As bizarre as this episode is, it becomes even weirder.  While he was in the Long Island jail, he revealed that he was not really Frank Holt.  His name was Erich Muenter, who had immigrated from Germany and lived first in Chicago, and later in Massachusetts where he had been an instructor in languages at Harvard.  He left Harvard soon after the funeral of his wife.  Her autopsy revealed death by arsenic poisoning, and police investigations revealed Muenter to be the poisoner.  He shaved his beard and fled to Mexico under the name of Frank Holt.  He worked in Mexico for a while before re-entering the US and working at various colleges.  In addition to those previously named, he also taught at the University of Oklahoma. 

Even his death was bizarre.  After a short time in the jail cell in which he wrote a letter to Oscar Sensabaugh, gave interviews, and tried to present himself just a concerned person who wanted to end the war in Europe, he climbed onto the door of his cell and dived headfirst onto the floor, thereby killing himself. 

Newspaper accounts of the funeral held at Brewer’s Chapel show that many Methodist and civic dignitaries attended the 6:00 p.m. interment at Grove Hill Cemetery (on Samuell just as it crosses White Rock Creek.  Look south from I-30 at Ferguson and you can see the cemetery.)  W. D. Bradfield, editor of the Advocate, conducted the service.  J. P. Mussett of Fort Worth delivered the eulogy.  How does one eulogize such a man?  Mussett did so be extolling the Senasbaugh family for the courage with which they were enduring the tragedy.  

The pall bearers constituted an interesting group of Sensabaugh friends, including   R. H. Shuttles (wholesale jeweler),  S. J. Hay (former mayor of Dallas and one of the founders of Trinity MECS where he sometimes preached),  and B. M. Burgher, postmaster and layman in Oaklawn Methodist.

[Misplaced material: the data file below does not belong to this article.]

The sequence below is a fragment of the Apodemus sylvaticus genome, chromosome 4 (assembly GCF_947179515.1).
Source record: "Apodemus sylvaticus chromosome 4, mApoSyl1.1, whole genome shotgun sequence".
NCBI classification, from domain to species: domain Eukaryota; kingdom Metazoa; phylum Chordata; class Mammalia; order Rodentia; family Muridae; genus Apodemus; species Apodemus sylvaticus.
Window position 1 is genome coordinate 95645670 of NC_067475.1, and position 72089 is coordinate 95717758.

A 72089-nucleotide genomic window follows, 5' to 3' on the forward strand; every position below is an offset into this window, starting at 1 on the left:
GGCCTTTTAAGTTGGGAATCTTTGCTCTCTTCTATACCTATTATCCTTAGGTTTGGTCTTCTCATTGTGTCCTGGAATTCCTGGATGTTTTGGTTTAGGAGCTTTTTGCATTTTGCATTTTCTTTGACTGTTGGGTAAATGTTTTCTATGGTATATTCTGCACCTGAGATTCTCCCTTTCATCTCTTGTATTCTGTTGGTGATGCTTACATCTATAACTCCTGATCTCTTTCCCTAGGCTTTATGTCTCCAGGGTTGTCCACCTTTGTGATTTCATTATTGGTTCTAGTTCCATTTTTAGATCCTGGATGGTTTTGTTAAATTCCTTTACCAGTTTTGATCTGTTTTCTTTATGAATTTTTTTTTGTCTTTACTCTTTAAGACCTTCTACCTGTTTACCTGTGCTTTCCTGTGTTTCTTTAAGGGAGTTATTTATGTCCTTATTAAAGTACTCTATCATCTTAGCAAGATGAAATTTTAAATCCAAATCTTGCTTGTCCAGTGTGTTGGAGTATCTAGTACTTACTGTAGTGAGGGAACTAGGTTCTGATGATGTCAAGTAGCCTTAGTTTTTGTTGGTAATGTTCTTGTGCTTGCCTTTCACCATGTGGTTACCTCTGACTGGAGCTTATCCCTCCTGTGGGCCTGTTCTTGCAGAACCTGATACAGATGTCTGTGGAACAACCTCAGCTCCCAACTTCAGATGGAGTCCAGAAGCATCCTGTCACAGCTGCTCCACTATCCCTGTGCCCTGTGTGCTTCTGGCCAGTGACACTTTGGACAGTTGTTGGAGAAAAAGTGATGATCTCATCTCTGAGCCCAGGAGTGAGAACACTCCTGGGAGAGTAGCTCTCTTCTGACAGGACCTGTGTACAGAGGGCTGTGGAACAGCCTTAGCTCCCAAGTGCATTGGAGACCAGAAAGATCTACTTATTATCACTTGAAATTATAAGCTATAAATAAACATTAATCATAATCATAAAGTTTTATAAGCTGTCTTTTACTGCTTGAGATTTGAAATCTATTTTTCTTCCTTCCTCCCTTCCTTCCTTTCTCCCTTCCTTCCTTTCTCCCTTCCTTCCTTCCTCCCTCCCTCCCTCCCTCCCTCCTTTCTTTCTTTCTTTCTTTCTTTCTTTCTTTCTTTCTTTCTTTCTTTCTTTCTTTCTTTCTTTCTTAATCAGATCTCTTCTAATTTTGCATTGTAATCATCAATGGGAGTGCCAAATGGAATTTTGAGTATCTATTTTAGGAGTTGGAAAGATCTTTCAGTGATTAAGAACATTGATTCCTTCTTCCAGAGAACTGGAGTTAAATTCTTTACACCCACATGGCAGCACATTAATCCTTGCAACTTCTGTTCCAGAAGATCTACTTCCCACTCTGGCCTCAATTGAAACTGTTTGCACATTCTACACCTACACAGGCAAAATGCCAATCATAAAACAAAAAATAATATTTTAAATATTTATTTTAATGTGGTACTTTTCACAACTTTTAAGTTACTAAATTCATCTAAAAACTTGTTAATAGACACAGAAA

What about the grieving widow---two small children, and having to live with the knowledge that her husband had pulled off one of the grandest deceptions in U. S. History and most audacious attacks ever?  

Leona enrolled in SMU and received a master’s in 1916.  She taught at Wesley College ( Greenville) then Alexander Collegiate Institute (later Lon Morris College in Jacksonville) before returning to SMU as language instructor and then  Acting Dean of Women.

Tragedy continued to follow her.   Her daughter Daisy died in dormitory fire at ACI in 1919.  Leona died on June 22, 1941 at the age of 54 and was buried in the same cemetery on Samuell, now called Oak Hill.   Flags on the SMU campus flew at half mast to honor her.   (a note of interest—both President Hyer and Gov. William P. Clements are buried in the same cemetery.)

You are probably wondering about whether the bomb on the Minnehaha exploded.  Yes, it did, after Muenter/Holt had already committed suicide.  Fortunately he had set the dynamite so far away from the munitions that the bomb did only minor damage.